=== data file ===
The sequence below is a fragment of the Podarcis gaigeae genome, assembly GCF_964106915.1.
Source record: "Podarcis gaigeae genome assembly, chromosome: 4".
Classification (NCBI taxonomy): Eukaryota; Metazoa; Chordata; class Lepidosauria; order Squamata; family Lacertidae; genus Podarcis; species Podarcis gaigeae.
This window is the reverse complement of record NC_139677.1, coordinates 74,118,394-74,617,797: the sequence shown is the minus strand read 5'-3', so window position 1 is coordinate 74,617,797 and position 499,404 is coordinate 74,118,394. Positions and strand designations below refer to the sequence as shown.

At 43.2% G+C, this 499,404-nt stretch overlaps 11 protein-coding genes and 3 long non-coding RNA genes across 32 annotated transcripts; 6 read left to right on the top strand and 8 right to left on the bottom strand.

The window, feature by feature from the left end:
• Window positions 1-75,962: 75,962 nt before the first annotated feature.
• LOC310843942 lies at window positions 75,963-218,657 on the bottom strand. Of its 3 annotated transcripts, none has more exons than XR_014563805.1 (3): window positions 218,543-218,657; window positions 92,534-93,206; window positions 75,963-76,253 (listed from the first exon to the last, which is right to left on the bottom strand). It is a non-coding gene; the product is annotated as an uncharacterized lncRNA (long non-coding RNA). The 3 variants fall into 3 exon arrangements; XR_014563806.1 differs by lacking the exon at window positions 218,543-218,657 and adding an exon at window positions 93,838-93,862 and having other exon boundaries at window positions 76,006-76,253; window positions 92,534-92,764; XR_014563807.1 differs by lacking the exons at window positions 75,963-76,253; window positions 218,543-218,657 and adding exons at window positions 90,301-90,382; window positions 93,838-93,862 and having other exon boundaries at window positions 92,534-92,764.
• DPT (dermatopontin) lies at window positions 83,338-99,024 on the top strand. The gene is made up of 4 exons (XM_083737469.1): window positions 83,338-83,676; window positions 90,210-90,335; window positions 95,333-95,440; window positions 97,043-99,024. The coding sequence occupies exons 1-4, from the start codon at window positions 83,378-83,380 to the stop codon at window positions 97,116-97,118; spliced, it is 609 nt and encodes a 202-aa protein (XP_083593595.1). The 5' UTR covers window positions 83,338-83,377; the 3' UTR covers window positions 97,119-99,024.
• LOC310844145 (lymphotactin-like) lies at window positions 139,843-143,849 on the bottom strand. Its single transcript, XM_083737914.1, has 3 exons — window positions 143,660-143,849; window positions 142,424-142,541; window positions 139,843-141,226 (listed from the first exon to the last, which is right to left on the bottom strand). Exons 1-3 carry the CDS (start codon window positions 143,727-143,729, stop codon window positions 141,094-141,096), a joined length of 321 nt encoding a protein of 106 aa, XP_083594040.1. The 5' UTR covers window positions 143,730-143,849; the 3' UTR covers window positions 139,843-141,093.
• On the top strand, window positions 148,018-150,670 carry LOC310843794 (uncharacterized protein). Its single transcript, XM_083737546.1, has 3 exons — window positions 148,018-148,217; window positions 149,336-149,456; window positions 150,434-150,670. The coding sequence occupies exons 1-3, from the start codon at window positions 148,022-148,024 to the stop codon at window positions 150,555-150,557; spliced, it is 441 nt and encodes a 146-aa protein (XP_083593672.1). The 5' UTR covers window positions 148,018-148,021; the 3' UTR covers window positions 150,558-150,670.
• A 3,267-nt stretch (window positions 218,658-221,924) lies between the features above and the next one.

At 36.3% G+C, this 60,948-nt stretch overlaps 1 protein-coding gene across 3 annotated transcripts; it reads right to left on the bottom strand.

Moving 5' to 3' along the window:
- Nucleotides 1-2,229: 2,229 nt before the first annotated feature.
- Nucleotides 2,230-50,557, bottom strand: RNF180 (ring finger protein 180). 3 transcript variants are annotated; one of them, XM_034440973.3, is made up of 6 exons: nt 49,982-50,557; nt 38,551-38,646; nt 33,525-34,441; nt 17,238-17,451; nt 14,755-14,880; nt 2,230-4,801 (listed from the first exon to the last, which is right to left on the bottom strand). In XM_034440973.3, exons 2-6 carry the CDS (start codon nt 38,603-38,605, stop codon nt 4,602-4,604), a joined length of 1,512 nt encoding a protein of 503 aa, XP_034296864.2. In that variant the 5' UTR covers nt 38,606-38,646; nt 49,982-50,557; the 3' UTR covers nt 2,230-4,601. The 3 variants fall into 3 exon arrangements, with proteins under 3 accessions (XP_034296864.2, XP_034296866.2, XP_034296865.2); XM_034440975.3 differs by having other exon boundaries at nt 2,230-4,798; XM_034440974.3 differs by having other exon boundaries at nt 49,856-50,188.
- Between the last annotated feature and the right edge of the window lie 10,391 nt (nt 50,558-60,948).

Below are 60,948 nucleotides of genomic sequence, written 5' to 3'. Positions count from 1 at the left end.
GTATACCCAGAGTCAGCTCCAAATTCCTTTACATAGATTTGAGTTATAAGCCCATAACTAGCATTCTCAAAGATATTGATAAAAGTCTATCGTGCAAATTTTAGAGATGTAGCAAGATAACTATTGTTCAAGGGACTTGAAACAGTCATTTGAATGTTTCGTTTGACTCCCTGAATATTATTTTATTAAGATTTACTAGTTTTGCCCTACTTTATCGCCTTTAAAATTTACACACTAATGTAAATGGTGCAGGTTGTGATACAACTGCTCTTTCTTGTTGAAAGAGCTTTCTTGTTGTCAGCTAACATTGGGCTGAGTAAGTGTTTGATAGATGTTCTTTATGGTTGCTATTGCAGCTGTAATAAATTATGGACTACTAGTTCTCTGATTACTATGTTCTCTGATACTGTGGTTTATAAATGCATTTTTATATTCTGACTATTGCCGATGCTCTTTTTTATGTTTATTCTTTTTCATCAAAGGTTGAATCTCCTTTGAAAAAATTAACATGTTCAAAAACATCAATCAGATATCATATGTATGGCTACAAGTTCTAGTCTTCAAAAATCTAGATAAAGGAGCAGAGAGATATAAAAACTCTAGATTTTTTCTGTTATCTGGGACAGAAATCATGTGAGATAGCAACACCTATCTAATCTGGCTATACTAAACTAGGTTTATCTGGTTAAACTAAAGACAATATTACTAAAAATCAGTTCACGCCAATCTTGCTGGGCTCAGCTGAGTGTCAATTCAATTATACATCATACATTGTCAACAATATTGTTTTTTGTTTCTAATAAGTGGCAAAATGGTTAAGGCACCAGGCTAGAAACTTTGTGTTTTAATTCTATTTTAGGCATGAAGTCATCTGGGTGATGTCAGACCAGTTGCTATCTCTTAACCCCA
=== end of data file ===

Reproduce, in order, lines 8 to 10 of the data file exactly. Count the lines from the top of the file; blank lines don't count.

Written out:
• LOC310843942 lies at window positions 75,963-218,657 on the bottom strand. Of its 3 annotated transcripts, none has more exons than XR_014563805.1 (3): window positions 218,543-218,657; window positions 92,534-93,206; window positions 75,963-76,253 (listed from the first exon to the last, which is right to left on the bottom strand). It is a non-coding gene; the product is annotated as an uncharacterized lncRNA (long non-coding RNA). The 3 variants fall into 3 exon arrangements; XR_014563806.1 differs by lacking the exon at window positions 218,543-218,657 and adding an exon at window positions 93,838-93,862 and having other exon boundaries at window positions 76,006-76,253; window positions 92,534-92,764; XR_014563807.1 differs by lacking the exons at window positions 75,963-76,253; window positions 218,543-218,657 and adding exons at window positions 90,301-90,382; window positions 93,838-93,862 and having other exon boundaries at window positions 92,534-92,764.
• DPT (dermatopontin) lies at window positions 83,338-99,024 on the top strand. The gene is made up of 4 exons (XM_083737469.1): window positions 83,338-83,676; window positions 90,210-90,335; window positions 95,333-95,440; window positions 97,043-99,024. The coding sequence occupies exons 1-4, from the start codon at window positions 83,378-83,380 to the stop codon at window positions 97,116-97,118; spliced, it is 609 nt and encodes a 202-aa protein (XP_083593595.1). The 5' UTR covers window positions 83,338-83,377; the 3' UTR covers window positions 97,119-99,024.
• LOC310844145 (lymphotactin-like) lies at window positions 139,843-143,849 on the bottom strand. Its single transcript, XM_083737914.1, has 3 exons — window positions 143,660-143,849; window positions 142,424-142,541; window positions 139,843-141,226 (listed from the first exon to the last, which is right to left on the bottom strand). Exons 1-3 carry the CDS (start codon window positions 143,727-143,729, stop codon window positions 141,094-141,096), a joined length of 321 nt encoding a protein of 106 aa, XP_083594040.1. The 5' UTR covers window positions 143,730-143,849; the 3' UTR covers window positions 139,843-141,093.